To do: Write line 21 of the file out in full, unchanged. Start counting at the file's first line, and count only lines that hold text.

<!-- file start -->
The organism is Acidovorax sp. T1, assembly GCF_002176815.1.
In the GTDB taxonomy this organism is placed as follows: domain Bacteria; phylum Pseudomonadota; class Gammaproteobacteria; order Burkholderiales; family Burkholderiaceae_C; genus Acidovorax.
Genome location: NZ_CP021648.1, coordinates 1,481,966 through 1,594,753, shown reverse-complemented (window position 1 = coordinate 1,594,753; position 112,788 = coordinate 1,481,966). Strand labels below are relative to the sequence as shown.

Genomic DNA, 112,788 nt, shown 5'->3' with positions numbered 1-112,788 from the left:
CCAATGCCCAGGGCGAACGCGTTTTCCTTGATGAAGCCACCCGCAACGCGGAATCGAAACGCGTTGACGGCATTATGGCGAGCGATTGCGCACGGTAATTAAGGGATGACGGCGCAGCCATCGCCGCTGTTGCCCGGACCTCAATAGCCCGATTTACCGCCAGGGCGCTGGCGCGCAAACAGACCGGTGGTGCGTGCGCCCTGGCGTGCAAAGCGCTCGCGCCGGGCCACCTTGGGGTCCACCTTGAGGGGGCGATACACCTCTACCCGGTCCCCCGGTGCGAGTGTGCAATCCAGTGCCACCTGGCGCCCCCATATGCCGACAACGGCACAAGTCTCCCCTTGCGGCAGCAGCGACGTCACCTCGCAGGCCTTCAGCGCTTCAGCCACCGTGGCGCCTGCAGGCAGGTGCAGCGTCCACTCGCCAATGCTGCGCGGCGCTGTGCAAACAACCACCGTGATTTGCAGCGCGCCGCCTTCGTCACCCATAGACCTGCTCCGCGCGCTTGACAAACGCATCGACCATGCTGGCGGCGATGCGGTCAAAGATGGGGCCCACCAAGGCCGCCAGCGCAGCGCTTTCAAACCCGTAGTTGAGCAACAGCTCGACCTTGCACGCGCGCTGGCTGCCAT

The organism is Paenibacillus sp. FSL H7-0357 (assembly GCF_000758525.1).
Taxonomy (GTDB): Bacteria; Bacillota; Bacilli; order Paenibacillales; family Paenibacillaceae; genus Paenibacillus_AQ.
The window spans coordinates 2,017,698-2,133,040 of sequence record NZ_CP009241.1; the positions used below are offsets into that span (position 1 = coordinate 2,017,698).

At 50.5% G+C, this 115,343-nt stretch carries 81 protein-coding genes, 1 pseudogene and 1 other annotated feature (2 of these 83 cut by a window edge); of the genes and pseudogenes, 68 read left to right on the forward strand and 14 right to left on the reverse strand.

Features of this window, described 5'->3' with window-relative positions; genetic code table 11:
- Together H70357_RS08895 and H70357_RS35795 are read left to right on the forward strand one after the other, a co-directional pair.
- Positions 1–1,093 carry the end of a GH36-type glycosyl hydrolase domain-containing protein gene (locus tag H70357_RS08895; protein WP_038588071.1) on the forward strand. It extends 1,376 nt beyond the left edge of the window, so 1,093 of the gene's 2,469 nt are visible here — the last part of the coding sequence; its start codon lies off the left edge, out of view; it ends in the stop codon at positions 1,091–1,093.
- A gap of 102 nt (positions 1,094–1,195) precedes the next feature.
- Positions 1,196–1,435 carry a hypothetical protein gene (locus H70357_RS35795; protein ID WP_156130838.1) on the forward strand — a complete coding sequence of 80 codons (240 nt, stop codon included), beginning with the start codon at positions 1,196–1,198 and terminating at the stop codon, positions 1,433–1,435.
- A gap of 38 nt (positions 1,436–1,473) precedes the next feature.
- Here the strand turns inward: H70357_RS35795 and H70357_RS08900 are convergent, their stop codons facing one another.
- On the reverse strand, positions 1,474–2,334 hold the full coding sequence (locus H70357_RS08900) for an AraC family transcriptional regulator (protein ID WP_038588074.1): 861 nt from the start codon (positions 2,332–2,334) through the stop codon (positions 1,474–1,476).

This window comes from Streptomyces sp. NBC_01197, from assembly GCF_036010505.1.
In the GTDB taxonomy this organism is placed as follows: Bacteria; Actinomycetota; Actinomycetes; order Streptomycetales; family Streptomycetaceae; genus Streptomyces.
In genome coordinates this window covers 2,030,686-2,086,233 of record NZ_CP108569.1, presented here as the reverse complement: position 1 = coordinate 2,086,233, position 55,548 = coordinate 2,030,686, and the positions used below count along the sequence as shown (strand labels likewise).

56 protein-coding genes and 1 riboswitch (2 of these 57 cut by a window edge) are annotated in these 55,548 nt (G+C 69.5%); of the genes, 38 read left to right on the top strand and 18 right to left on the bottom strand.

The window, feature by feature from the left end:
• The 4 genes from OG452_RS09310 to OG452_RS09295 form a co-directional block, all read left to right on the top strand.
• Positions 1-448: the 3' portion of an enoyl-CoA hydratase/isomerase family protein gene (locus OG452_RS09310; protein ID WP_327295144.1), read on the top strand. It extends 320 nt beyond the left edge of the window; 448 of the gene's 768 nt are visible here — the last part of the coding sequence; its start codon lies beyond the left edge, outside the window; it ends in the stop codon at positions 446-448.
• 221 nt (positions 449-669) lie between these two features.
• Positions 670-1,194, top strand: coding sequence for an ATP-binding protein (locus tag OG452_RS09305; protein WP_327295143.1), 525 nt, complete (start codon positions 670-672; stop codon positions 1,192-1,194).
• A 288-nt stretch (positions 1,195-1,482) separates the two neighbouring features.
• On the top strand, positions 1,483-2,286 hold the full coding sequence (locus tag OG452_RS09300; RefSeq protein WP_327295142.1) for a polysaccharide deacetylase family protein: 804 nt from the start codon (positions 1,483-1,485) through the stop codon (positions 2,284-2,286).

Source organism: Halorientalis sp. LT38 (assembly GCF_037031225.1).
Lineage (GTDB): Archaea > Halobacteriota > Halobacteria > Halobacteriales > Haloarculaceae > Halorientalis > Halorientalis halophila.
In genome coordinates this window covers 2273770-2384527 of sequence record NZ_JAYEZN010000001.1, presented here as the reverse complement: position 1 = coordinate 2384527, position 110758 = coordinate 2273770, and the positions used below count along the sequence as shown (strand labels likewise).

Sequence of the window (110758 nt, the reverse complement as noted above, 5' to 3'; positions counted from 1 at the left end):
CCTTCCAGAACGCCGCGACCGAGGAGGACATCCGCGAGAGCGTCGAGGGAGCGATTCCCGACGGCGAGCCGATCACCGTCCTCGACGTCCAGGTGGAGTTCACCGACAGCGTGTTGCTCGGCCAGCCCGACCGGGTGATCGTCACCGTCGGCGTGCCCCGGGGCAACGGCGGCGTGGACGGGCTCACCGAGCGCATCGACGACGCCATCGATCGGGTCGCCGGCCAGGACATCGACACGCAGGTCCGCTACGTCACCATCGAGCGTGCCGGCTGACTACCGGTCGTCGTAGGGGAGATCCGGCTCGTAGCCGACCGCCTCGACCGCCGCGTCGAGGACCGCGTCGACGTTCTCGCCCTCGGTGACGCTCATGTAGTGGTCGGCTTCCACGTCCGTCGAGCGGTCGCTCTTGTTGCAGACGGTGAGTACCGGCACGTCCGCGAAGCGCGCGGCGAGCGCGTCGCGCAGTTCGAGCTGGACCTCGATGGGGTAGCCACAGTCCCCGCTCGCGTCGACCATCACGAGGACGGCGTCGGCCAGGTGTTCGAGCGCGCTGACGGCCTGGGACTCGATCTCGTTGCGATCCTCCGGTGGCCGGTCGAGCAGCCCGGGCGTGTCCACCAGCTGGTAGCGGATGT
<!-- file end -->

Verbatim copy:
56 protein-coding genes and 1 riboswitch (2 of these 57 cut by a window edge) are annotated in these 55,548 nt (G+C 69.5%); of the genes, 38 read left to right on the top strand and 18 right to left on the bottom strand.